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Contents: Volume 2

The Tenth & Eleventh Sundays of Ordered Time





1. -- Lanie LeBlanc OP
2. -- Dennis Keller OP Laity
3. --
4. -- (Your reflection can be here!)

Sun. 10 B 2024

Our readings this Sunday each have an important theme to consider. The first reading that relates Adam and Eve encountering God after eating the forbidden fruit addresses responsibility and freedom plus God’s saving mercy. The second reading reminds us that although things may seem like the world is crumbing around us, God is still at work within us, keeping us hopeful with grace. The Gospel passage addresses how to combat challenges and pure evil by taking responsibility for our misdeeds, trusting in God’s forgiveness, and surrounding ourselves with like-minded people along the journey.

How we blend these themes and readings really directs our lives. We can get stuck along the way as we tried to blend them and live them. That is ok!
Challenges happen but so does grace. Grace flows abundantly! Let us find the time to reflect on the reality of Who God is and Whose we are in times of trial so that we can move forward with this abundant grace and share it with those we encounter.

Dr. Lanie LeBlanc OP
Southern Dominican Laity



Eleventh Sunday of Ordered Time

Exodus 17:22-24; Responsorial Psalm 92:
2nd Corinthians 5:6-10; Mark 4:26-34

June 16, 2024

Most Christians know how to pray the Our Father. That is the prayer Jesus taught the disciples when they asked him to teach them how to pray. That was a strange request from practicing Jews who prayed before meals, when waking, when entering and leaving their houses. Yet, they asked. In addressing the Father whose name is recognized as hallowed, we ask the Father to bring about the Kingdom of God. We are left to imagine what that kingdom would be like. Children steeped in fairy tales and the pomp and circumstance of a wealthy, powerful court imagine flags flying, horses prancing and princes and princesses. As we grow up, we come to think of the Kingdom as the end-time. The writings of John of Patmos become the text describing the final victory and the second coming of Jesus. That is a frightening catalogue of catastrophes and a sure motivation to repentance.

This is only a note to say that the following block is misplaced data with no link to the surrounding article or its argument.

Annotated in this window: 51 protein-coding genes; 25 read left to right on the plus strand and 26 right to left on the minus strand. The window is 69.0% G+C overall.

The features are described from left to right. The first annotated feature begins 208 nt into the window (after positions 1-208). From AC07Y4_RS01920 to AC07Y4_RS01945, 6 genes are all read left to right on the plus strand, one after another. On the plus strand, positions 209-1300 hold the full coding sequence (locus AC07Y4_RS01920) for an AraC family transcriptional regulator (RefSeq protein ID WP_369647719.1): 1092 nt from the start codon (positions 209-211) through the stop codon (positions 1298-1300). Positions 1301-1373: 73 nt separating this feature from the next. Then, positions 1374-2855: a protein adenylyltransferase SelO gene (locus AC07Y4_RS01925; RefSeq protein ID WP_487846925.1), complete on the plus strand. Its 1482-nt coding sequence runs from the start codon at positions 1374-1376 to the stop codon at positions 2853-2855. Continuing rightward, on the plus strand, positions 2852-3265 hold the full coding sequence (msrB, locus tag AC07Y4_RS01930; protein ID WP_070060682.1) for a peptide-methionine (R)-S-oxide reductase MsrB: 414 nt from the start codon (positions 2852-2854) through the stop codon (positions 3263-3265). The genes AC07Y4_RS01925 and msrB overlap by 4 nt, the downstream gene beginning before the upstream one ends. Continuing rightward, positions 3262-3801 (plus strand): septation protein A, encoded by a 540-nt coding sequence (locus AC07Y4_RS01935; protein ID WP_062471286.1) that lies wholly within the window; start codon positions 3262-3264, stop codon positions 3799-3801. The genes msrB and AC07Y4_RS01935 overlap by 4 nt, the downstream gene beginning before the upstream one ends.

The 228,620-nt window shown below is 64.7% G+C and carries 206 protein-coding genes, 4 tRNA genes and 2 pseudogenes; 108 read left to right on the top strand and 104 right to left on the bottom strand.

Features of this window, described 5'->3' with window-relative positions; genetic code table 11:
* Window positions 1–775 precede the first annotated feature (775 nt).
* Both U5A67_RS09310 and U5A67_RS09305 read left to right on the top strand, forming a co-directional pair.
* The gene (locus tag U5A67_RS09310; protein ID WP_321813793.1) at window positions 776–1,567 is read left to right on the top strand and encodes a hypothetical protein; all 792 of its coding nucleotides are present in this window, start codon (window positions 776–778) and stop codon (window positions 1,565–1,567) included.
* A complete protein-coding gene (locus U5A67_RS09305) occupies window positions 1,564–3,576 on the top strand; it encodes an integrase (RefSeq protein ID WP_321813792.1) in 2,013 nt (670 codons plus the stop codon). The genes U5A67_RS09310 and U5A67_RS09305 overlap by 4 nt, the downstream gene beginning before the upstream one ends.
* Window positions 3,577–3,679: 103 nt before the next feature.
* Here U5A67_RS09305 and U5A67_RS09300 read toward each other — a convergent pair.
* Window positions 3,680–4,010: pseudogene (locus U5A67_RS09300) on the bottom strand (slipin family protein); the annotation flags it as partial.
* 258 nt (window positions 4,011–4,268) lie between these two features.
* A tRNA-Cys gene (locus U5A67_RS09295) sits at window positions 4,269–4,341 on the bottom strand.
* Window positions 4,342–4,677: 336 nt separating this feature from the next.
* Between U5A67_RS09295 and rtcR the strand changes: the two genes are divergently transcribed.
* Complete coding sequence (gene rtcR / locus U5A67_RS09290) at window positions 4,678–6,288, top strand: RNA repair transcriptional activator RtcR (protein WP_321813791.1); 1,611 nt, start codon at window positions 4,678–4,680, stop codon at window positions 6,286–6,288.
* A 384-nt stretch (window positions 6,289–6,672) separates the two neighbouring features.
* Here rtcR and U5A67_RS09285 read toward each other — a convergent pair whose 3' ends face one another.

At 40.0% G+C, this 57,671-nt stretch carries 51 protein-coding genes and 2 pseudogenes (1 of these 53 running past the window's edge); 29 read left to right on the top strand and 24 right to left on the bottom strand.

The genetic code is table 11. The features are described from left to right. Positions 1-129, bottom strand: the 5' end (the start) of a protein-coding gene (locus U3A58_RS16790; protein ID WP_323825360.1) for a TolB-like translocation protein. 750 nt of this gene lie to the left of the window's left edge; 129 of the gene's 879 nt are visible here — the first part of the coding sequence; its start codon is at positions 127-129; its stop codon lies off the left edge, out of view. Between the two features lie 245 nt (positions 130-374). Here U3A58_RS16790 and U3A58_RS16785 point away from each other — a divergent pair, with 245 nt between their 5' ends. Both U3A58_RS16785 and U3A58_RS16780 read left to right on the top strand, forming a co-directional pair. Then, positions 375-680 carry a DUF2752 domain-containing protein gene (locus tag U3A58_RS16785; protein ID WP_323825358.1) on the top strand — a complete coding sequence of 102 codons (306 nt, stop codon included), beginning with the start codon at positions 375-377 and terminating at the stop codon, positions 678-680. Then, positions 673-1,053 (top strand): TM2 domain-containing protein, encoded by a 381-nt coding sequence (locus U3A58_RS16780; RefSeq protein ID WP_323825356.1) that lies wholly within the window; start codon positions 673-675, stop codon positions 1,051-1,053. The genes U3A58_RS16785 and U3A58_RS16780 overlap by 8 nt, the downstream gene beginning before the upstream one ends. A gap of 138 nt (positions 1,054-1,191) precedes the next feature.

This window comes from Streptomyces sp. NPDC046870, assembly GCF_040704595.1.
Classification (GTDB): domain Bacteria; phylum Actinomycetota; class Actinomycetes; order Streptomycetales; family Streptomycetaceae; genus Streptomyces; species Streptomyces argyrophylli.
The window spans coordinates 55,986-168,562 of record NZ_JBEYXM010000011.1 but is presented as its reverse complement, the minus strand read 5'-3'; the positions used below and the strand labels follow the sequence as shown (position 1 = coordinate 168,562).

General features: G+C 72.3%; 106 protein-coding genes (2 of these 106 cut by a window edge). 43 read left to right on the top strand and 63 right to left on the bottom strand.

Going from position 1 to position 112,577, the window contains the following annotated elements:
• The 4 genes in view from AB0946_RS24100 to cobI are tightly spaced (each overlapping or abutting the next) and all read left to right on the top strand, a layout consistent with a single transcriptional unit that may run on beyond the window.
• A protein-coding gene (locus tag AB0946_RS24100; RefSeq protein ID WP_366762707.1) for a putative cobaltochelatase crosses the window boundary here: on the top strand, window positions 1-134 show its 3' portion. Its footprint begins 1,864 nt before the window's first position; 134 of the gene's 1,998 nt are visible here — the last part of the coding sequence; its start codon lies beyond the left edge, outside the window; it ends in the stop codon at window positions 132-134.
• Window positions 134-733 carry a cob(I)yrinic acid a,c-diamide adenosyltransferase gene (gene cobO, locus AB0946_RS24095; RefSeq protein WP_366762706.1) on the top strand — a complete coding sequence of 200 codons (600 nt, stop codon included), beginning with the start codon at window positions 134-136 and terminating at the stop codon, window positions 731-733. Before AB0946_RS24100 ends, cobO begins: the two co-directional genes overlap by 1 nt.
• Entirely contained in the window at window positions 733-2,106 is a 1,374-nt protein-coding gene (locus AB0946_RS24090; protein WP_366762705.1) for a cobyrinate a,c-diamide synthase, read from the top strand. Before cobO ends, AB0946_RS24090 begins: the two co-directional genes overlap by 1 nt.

The reading this Sunday calls those two visions to question. This kingdom is not a pomp and circumstance thing. Nor is it the seat of a benign ruler replacing polarizing and debilitating ideologies or autocrats, or self-serving corruption. It is a hard concept. I recall in a first philosophy class on Scripture that Father Rudy Bierberg spent two classes questioning the twenty-four of us seminarians for a definition about the Kingdom. After the second class of his questions and denials, he gave up with the stated hope that someday we would come to know what the Kingdom is, hopefully before ordination. We did not.

The Kingdom of God (some would rather not say “God” so instead say “Heaven”) is more like a sunrise which slowly brings light to objects hidden in darkness. The Kingdom of God is like a sprig from a tall cedar of Lebanon which, when planted in fertile soil, grows to be a large tree. The Kingdom of God tree dwarfs other stately, proud trees. The sun strikes those others bringing into focus what the others are. The lowly tree – the poor, the marginalized, the widows, and orphans – will be lifted up and what was withered and beaten will bloom. This is from the book of Exodus. That reading ends with “As I, the Lord, have spoken, so will I do.” So, the Kingdom God speaks of will come to pass. But when?